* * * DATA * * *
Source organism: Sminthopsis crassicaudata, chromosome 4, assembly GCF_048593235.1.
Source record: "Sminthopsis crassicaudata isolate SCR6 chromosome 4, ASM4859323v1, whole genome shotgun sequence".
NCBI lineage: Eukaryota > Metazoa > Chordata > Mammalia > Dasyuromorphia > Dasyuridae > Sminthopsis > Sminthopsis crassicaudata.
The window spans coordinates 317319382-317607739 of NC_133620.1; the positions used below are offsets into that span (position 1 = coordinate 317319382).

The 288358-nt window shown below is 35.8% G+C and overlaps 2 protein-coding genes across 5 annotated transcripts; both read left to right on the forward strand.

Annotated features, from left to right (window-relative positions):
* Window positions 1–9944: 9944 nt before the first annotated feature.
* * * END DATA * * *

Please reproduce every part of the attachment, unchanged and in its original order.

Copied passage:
Source organism: Sminthopsis crassicaudata, chromosome 4, assembly GCF_048593235.1.
Source record: "Sminthopsis crassicaudata isolate SCR6 chromosome 4, ASM4859323v1, whole genome shotgun sequence".
NCBI lineage: Eukaryota > Metazoa > Chordata > Mammalia > Dasyuromorphia > Dasyuridae > Sminthopsis > Sminthopsis crassicaudata.
The window spans coordinates 317319382-317607739 of NC_133620.1; the positions used below are offsets into that span (position 1 = coordinate 317319382).

The 288358-nt window shown below is 35.8% G+C and overlaps 2 protein-coding genes across 5 annotated transcripts; both read left to right on the forward strand.

Annotated features, from left to right (window-relative positions):
* Window positions 1–9944: 9944 nt before the first annotated feature.